CH 5 SOLUTIONS TO TEXTBOOK PROBLEMS

CH 5 SOLUTIONS TO TEXTBOOK PROBLEMS - CH 5 SOLUTIONS TO...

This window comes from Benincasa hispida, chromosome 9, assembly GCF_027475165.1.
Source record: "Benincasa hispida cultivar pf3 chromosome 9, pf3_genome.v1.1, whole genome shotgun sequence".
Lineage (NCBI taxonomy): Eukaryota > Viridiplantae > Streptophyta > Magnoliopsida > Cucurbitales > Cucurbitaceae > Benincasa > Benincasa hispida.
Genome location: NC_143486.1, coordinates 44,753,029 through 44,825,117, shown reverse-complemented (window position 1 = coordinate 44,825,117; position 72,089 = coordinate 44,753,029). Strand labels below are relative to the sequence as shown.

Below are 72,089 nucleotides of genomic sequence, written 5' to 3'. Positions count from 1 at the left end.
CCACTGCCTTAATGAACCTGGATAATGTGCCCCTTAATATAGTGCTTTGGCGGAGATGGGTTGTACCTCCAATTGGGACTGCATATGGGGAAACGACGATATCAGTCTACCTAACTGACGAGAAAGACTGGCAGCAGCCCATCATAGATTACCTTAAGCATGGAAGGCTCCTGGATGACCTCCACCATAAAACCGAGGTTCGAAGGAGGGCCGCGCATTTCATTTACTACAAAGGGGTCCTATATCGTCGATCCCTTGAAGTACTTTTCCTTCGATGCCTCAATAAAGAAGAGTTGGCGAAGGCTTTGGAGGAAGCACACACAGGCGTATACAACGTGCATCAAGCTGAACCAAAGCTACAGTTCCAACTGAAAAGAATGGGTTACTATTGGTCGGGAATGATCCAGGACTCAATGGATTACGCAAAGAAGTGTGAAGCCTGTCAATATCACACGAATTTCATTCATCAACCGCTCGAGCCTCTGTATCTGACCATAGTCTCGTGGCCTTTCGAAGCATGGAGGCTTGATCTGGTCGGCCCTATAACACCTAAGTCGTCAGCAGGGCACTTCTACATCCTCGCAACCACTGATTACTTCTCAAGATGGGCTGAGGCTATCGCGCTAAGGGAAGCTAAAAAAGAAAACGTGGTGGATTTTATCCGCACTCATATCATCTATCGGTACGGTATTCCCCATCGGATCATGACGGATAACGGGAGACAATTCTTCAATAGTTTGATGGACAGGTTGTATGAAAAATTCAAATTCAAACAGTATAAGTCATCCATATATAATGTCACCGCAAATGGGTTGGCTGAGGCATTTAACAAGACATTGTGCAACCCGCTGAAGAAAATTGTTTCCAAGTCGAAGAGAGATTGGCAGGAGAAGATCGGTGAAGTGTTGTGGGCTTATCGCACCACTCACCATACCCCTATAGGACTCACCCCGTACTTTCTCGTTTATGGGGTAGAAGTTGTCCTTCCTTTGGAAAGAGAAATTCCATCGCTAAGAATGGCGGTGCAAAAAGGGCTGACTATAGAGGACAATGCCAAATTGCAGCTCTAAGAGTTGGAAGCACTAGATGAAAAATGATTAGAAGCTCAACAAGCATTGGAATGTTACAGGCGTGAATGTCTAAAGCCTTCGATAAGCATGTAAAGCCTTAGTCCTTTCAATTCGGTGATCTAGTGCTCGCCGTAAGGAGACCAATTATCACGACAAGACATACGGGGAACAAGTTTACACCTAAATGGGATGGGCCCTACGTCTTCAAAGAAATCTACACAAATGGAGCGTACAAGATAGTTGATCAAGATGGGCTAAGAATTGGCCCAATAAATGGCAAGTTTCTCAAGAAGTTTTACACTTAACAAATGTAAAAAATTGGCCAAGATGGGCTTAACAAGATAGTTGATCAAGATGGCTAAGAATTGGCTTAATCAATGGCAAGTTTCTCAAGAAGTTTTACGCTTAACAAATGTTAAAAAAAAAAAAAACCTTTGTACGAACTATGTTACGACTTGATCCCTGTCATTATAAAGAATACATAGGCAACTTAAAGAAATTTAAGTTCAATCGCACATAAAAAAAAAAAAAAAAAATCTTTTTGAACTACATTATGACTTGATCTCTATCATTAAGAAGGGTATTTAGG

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CH 5 SOLUTIONS TO TEXTBOOK PROBLEMS Quick Quizzes 1. Gross domestic product measures two things at once: (1) the total income of everyone in the economy; and (2) the total expenditure on the economy’s output of goods and services. It can measure both of these things at once because income must equal expenditure for the economy as a whole. 2. The production of a kilogram of caviar contributes more to GDP than the production of a kilogram of hamburger because the contribution to GDP is measured by market value and the price of a kilogram of caviar is much higher than the price of a kilogram of hamburger. 3. The four components of expenditure are: (1) consumption; (2) investment; (3) government purchases; and (4) net exports. Net exports are equal to the difference between the value of exports and the value of imports. When our country imports more than it exports, net exports are negative. 4. Nominal GDP is the production of goods and services valued at current prices. Real GDP is the production of goods and services valued at constant prices. Real GDP is a better measure of economic well-being because it reflects the economy’s ability to satisfy people’s needs and desires. Thus, a rise in real GDP means people have produced more goods and services, but a rise in nominal GDP could occur either because of increased production and/or because of higher prices. 5. Although GDP is not a perfect measure of economic well-being, policymakers should care about it because a larger GDP means that a nation can afford better health care, better educational systems, and more of the material necessities of life. Questions for Review 1. An economy's income must equal its expenditure, since every transaction has a buyer and a seller. Thus, expenditure by buyers must equal income of sellers. 2. The production of a luxury car contributes more to GDP than the production of an economy car because the luxury car has a higher market value. 3. The contribution to GDP is $3, the market value of the bread, which is the final good that is sold.
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